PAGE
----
What do spring break and The Gambler have to do with each other?
I recently finished reading The Gambler and spring break is around the corner. These two facts remind me of a spring break several years ago that included time in Baden-Baden, Germany, the historic casino town where Dostoyevsky wrote The Gambler. We wanted to share Germany with our kids, a country where we’d lived before-kids, two different times in fact. Actually, our daughter was born in Germany just 10 days before we moved back to the US the second time. I wrote the creative nonfiction essay (not yet under publishing contract) Building Family Muscle, One Tower at a Time to tell the story of that trip back with the kids. It’s a story of conquered towers and substantial family growth. Stay tuned as to where this essay is published. But in the meantime, read The Gambler on your spring break.
New Year’s wasn’t that long ago. So, how are you doing with your New Year’s resolutions? If you made them, are you remembering them? Shakespeare was on my mind one New Year’s and I resolved to take things a bit further and make a promise to myself. To read or not to read, that is the question.argues for resolutions to outgrow their label. There are always the feigned excuses. Perhaps there are real obstacles. Resolutions, after all, beckon change. It takes persistence and commitment to change. Change stretches us. My resolution, however, provoked a wide range of memorable—and often unwanted—public reaction. Would you read?
The Story-In-Motion link on kathrynstreeter.com offers a sneak peek at one of my stories which hasn’t landed—thus, ‘in motion.’ Currently featured, A Moving Tale describes a painful family trip to IKEA after moving to London. I knew it was going to be a big day. I knew it would be a very long day. But it proved to be a remarkably full day in ways I couldn’t have predicted.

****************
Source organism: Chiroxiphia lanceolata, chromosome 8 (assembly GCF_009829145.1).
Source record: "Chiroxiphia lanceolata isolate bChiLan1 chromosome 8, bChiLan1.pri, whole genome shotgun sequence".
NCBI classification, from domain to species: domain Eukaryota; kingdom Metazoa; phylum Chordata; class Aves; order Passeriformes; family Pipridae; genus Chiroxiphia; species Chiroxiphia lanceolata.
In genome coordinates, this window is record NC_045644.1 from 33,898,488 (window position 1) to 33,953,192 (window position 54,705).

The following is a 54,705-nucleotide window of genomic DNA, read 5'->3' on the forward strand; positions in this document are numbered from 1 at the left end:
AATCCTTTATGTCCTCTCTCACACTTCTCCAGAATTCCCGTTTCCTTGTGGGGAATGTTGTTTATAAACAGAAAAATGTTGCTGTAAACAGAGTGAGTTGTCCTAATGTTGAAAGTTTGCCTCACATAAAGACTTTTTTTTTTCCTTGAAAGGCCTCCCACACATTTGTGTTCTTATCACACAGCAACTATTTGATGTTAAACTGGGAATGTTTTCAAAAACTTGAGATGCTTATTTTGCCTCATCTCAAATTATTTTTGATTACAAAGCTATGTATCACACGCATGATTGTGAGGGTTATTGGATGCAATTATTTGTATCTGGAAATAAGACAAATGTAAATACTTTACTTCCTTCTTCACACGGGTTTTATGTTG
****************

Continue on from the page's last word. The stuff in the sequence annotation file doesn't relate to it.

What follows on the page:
Choosing space over place, and privacy over community, hampers a healthy public life. It’s a condition driven by having too much in our private worlds. Where we live affects how we live. And consequently, how we live greatly affects who we and our children are. Decisions thought to amplify life often suck up our freedom and our energy to respond to the responsibilities of citizen, neighbour and fellow human being.
“Oh Mom,” moaned our six-year old daughter walking home from school, “look at all those poor people sitting in traffic!” I chuckled at her compassion for this strange car-bound population. What she does not yet grasp is that most families don’t live, as she does, in compact towns and city neighbourhoods where the freedom to walk everywhere is a way of life. While some families lack the opportunity, others have deliberately chosen not to live in towns or city neighbourhoods.
Mixed-used, pedestrian-friendly places promote a more rigorous public life, inspiring healthy community and engaged citizens precisely because, ready or not, face time with your neighbours is unavoidable. When your wall is someone else’s, getting along is imperative. These places often come with smaller, storage-challenged homes that confront America’s intoxication with material things. Also, raising kids in this environment encourages the development of city smarts and a respect for the unfamiliar.
More of us should be animated by an interest in places that serve people, in places that elevate the importance of people—the crown of creation—and encourage a sense of citizenship from the little tykes on up.
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